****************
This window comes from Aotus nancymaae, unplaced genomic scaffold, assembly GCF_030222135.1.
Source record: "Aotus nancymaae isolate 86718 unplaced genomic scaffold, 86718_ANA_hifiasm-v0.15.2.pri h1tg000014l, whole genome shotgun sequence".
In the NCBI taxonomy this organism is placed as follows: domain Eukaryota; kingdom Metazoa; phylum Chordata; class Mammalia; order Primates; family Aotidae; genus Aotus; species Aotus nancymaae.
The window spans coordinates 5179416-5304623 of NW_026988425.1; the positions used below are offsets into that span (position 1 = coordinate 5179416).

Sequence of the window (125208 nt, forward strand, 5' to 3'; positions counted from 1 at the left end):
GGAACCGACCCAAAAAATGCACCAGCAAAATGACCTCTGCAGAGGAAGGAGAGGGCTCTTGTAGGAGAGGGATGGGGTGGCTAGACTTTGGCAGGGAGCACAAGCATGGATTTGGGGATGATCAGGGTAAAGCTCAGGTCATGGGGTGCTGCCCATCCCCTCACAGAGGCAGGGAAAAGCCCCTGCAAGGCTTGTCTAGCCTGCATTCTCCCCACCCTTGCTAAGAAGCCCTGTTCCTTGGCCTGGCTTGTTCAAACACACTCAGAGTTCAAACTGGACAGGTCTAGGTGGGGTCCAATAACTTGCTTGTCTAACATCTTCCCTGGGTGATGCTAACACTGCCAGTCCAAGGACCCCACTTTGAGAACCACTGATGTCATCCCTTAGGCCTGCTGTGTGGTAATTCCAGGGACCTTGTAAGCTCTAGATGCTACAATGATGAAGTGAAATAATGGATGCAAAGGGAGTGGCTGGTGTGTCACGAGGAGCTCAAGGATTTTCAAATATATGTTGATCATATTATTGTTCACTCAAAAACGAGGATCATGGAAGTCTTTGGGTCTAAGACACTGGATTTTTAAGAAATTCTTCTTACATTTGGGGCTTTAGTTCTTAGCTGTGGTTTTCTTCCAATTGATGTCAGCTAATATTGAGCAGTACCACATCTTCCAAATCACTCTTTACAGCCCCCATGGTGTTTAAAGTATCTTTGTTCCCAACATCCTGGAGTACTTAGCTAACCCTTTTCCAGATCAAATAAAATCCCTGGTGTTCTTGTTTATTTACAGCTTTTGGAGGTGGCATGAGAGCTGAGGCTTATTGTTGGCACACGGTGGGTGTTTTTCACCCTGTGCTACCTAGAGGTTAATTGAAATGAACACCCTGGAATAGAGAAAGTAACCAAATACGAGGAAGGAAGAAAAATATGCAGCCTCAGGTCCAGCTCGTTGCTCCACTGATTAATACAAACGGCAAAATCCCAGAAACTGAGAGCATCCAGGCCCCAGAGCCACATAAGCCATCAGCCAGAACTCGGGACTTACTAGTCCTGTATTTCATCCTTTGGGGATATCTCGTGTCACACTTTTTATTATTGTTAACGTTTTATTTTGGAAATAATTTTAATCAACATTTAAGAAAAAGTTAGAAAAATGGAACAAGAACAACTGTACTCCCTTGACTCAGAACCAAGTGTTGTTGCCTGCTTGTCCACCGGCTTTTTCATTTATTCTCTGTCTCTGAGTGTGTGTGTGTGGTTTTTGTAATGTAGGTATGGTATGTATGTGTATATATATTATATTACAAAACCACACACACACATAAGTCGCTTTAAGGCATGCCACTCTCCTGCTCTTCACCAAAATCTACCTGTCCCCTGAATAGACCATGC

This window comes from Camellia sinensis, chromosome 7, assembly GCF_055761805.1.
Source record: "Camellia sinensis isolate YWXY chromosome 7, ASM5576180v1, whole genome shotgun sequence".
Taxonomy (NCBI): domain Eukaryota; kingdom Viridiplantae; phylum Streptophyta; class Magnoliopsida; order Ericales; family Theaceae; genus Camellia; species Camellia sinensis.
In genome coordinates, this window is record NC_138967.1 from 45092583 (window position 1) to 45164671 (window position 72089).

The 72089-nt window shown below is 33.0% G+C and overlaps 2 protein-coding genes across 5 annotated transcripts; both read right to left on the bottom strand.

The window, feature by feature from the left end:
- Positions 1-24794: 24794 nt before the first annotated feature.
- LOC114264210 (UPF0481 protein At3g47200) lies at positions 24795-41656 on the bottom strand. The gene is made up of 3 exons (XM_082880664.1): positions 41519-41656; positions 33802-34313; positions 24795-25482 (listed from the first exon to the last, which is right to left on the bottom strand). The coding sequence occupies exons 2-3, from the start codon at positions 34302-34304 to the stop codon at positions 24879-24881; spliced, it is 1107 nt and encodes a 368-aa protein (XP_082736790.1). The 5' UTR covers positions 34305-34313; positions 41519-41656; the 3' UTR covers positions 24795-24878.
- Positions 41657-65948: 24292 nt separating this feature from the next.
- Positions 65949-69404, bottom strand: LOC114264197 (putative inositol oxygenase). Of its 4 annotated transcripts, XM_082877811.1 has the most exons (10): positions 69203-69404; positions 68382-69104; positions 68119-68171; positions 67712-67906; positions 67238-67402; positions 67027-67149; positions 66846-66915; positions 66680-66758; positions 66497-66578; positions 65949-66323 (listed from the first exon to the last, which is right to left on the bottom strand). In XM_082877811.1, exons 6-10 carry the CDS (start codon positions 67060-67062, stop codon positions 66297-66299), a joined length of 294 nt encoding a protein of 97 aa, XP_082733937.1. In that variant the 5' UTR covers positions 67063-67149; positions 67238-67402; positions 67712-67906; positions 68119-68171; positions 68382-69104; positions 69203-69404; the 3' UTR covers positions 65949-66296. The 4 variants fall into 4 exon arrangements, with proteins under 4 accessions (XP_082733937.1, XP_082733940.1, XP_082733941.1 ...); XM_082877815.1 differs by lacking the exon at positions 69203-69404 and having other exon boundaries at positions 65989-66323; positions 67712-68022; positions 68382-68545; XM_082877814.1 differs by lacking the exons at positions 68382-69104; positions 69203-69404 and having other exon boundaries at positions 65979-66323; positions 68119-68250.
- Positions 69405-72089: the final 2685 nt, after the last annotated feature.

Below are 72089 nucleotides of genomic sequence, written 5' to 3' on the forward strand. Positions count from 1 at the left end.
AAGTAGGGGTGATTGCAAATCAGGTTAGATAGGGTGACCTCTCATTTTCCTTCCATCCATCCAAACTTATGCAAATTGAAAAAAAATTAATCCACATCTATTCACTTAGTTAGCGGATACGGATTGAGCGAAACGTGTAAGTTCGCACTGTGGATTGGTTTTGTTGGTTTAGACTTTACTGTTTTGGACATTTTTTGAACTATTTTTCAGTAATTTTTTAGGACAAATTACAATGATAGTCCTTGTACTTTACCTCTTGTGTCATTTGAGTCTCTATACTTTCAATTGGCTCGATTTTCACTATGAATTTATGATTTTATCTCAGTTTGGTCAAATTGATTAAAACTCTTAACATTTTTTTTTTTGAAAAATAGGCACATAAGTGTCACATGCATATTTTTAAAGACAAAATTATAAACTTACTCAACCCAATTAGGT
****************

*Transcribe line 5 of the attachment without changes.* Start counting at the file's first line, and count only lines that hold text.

Sequence of the window (125208 nt, forward strand, 5' to 3'; positions counted from 1 at the left end):